Switch studies in virologically suppressed patients

Switch to LPV/r monotherapy
OK04 Study: Switch LPV/r + 2NRTIs to LPV/r monotherapy
Original article : AIDS. 2008 Jan 11;22(2):F1-9 – F Pulido ; J Acquir Immune Defic Syndr. 2009 Jun 1;51(2):147-52 – JR Arribas
Last update : 28/03/2014

Dr Anton Pozniak
Chelsea and Westminster Hospital
London, UK

  • From W48 data
    • In patients with virologic suppression for more than 6 months on LPV/r + 2 NRTIs, LPV/r monotherapy followed by re-introduction of the NRTIs as required is a therapeutic strategy as effective as continuing triple therapy: non inferiority of monotherapy was demonstrated
    • The vast majority of patients with loss of virologic suppression on LPV/r monotherapy had no evidence of resistance mutations in the protease gene and were able to resupress and maintain virologic suppression after resumption of baseline NRTIs
  • From W96 data
    • The 96 weeks results support the efficacy and safety of the LPV/r monotherapy strategy
    • Although episodes of low-level viremia were more frequent in the monotherapy group, there was not an increased risk of resistance development and most of these patients could be virologically resupressed with addition of NRTIs
    • The toxicity of the LPV/r monotherapy regimen was lower than the toxicity of the triple regimen

Design :

Objective :

  • Non inferiority of the monotherapy group in the proportion of patients with therapeutic failure at W48 (per-protocol analysis) ; upper limit of the 95% CI for the difference = 12%, 80% power
  • Therapeutic failure: 2 consecutive HIV-1 RNA > 500 c/mL (if no resistance at failure and successful viral suppression after reintroduction of 2 NRTIs, not considered as failure) ; change of randomised therapy ; treatment discontinuation ; loss to follow-up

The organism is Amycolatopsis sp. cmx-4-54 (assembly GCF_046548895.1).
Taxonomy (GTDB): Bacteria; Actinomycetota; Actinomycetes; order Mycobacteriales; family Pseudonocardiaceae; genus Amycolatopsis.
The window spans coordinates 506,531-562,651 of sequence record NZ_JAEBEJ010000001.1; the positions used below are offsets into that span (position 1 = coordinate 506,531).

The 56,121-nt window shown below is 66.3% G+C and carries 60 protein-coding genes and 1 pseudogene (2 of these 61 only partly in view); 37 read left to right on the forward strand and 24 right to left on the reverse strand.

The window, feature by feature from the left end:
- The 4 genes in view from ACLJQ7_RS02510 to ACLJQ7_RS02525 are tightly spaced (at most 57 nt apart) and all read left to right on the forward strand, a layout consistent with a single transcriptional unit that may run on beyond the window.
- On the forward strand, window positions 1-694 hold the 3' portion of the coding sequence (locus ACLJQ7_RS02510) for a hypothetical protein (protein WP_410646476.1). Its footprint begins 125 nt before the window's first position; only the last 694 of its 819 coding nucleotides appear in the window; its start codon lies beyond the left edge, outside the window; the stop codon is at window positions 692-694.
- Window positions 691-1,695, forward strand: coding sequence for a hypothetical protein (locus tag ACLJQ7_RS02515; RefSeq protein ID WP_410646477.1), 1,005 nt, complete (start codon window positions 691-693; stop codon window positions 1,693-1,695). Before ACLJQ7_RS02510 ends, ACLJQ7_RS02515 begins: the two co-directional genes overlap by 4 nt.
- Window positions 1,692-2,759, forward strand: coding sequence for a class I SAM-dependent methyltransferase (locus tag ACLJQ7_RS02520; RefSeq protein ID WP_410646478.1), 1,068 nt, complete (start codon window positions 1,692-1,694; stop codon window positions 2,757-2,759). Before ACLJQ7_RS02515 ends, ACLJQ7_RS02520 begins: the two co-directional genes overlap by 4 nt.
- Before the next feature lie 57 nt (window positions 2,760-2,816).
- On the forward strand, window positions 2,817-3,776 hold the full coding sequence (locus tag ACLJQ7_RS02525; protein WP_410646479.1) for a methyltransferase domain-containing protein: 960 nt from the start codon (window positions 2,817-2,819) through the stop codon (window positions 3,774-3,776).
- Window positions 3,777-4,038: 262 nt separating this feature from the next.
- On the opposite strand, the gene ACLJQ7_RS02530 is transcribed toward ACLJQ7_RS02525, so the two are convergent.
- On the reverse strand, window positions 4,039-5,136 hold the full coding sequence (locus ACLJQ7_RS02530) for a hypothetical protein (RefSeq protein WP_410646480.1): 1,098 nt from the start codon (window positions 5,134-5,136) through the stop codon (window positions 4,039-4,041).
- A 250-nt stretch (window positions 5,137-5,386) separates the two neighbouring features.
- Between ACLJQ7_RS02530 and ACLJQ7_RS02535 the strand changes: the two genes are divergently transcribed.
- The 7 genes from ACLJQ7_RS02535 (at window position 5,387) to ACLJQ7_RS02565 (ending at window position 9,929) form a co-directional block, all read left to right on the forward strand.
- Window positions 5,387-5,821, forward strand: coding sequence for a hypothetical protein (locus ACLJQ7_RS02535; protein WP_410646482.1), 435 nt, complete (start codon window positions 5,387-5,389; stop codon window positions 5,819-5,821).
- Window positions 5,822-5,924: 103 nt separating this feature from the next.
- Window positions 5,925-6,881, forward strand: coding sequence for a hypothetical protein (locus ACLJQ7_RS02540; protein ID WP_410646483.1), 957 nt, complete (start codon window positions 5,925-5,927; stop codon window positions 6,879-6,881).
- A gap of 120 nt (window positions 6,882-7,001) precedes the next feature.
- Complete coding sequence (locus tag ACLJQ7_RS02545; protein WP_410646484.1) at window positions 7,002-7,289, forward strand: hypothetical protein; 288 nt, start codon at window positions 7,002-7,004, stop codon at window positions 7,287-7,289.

Baseline characteristics and patient disposition :

Outcome at week 48 :

Response to treatment at week 48 :

  • Therapeutic failures
    • 6 in the monotherapy group
      • 3 were lost to follow-up
      • 1 changed randomised therapy without loss of virologic suppression
      • 1 lost virologic suppression and developed PI resistance
      • 1 lost virologic suppression and failed to achieve suppression after reintroduction of NRTIs
    • 10 in the triple therapy arm
      • 4 were lost to follow-up
      • 3 had confirmed loss of virologic suppression
      • 3 discontinued randomised treatment due to adverse events
  • Loss of virologic suppression at W48
    • 3 in the triple therapy group
    • 6 in the monotherapy group: of these 6, 4 resumed baseline NRTIs and regained virologic suppression, 1 had LPV/r resistance, and 1 did not achieve virologic suppression after resuming baseline NRTIs

Safety, Adverse events, Resistance, Adherence (W48) :

  • Study drug-related adverse events of at least moderate severity
    • 3 in the triple therapy group (diarrhoea, N = 2, insomnia, N = 1), leading to treatment discontinuation
    • None in the monotherapy group (p = 0.08)
  • No statistical significant changes from baseline in fasting total cholesterol, HDL cholesterol or triglycerides in both groups
  • Genotypic analysis in patients with HIV-1 RNA > 500 c/mL
    • 3 in the triple therapy group:
      • PI resistance, N = 1 (mutations 54V, 63P, 71V and 82A)
      • NRTI resistance, N = 1
    • 11 in the monotherapy group:
      • PI resistance, N = 2 (mutations 10F and 46I in 1 ; mutations 54V, 77I and 82A in 1)
      • NRTI resistance, N = 1
  • No difference in adherence between the 2 groups

Outcome at week 96 :

Point prevalence of discontinuations and virologic response through 96 weeks :

  • After 2 years of follow-up, proportion of patients rebounding with isolates containing major PI mutations was 2% in each group

 

   

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